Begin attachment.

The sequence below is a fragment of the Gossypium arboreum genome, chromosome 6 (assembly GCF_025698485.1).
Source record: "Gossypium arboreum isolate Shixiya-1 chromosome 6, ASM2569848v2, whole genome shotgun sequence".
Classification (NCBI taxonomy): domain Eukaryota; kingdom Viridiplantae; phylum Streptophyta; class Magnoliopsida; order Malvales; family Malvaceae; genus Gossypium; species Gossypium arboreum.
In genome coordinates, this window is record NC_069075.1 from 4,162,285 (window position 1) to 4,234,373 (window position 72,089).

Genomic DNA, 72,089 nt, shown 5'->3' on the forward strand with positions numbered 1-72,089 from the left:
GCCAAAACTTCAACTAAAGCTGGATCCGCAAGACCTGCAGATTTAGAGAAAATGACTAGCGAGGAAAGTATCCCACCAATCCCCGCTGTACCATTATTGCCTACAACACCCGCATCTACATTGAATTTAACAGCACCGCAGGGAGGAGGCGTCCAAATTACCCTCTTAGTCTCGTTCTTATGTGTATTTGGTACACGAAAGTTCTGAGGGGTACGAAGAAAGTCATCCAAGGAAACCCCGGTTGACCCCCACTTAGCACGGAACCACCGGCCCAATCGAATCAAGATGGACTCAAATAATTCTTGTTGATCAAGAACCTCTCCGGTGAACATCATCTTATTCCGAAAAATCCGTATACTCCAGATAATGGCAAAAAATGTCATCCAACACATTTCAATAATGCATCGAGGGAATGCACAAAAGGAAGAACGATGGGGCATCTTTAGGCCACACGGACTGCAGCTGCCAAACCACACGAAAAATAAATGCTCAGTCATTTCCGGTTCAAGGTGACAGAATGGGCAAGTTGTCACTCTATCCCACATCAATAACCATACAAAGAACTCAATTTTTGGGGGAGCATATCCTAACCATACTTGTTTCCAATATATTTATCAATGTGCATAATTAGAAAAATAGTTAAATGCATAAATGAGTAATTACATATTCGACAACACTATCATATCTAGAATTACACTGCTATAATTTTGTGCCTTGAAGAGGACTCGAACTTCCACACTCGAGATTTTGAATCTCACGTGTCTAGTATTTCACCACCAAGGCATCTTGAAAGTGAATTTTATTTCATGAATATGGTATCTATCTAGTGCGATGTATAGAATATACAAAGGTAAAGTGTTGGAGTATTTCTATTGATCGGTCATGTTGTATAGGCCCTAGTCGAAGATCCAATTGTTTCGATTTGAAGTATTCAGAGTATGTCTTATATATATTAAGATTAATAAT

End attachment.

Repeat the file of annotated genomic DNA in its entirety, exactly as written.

The sequence below is a fragment of the Gossypium arboreum genome, chromosome 6 (assembly GCF_025698485.1).
Source record: "Gossypium arboreum isolate Shixiya-1 chromosome 6, ASM2569848v2, whole genome shotgun sequence".
Classification (NCBI taxonomy): domain Eukaryota; kingdom Viridiplantae; phylum Streptophyta; class Magnoliopsida; order Malvales; family Malvaceae; genus Gossypium; species Gossypium arboreum.
In genome coordinates, this window is record NC_069075.1 from 4,162,285 (window position 1) to 4,234,373 (window position 72,089).

Genomic DNA, 72,089 nt, shown 5'->3' on the forward strand with positions numbered 1-72,089 from the left:
GCCAAAACTTCAACTAAAGCTGGATCCGCAAGACCTGCAGATTTAGAGAAAATGACTAGCGAGGAAAGTATCCCACCAATCCCCGCTGTACCATTATTGCCTACAACACCCGCATCTACATTGAATTTAACAGCACCGCAGGGAGGAGGCGTCCAAATTACCCTCTTAGTCTCGTTCTTATGTGTATTTGGTACACGAAAGTTCTGAGGGGTACGAAGAAAGTCATCCAAGGAAACCCCGGTTGACCCCCACTTAGCACGGAACCACCGGCCCAATCGAATCAAGATGGACTCAAATAATTCTTGTTGATCAAGAACCTCTCCGGTGAACATCATCTTATTCCGAAAAATCCGTATACTCCAGATAATGGCAAAAAATGTCATCCAACACATTTCAATAATGCATCGAGGGAATGCACAAAAGGAAGAACGATGGGGCATCTTTAGGCCACACGGACTGCAGCTGCCAAACCACACGAAAAATAAATGCTCAGTCATTTCCGGTTCAAGGTGACAGAATGGGCAAGTTGTCACTCTATCCCACATCAATAACCATACAAAGAACTCAATTTTTGGGGGAGCATATCCTAACCATACTTGTTTCCAATATATTTATCAATGTGCATAATTAGAAAAATAGTTAAATGCATAAATGAGTAATTACATATTCGACAACACTATCATATCTAGAATTACACTGCTATAATTTTGTGCCTTGAAGAGGACTCGAACTTCCACACTCGAGATTTTGAATCTCACGTGTCTAGTATTTCACCACCAAGGCATCTTGAAAGTGAATTTTATTTCATGAATATGGTATCTATCTAGTGCGATGTATAGAATATACAAAGGTAAAGTGTTGGAGTATTTCTATTGATCGGTCATGTTGTATAGGCCCTAGTCGAAGATCCAATTGTTTCGATTTGAAGTATTCAGAGTATGTCTTATATATATTAAGATTAATAAT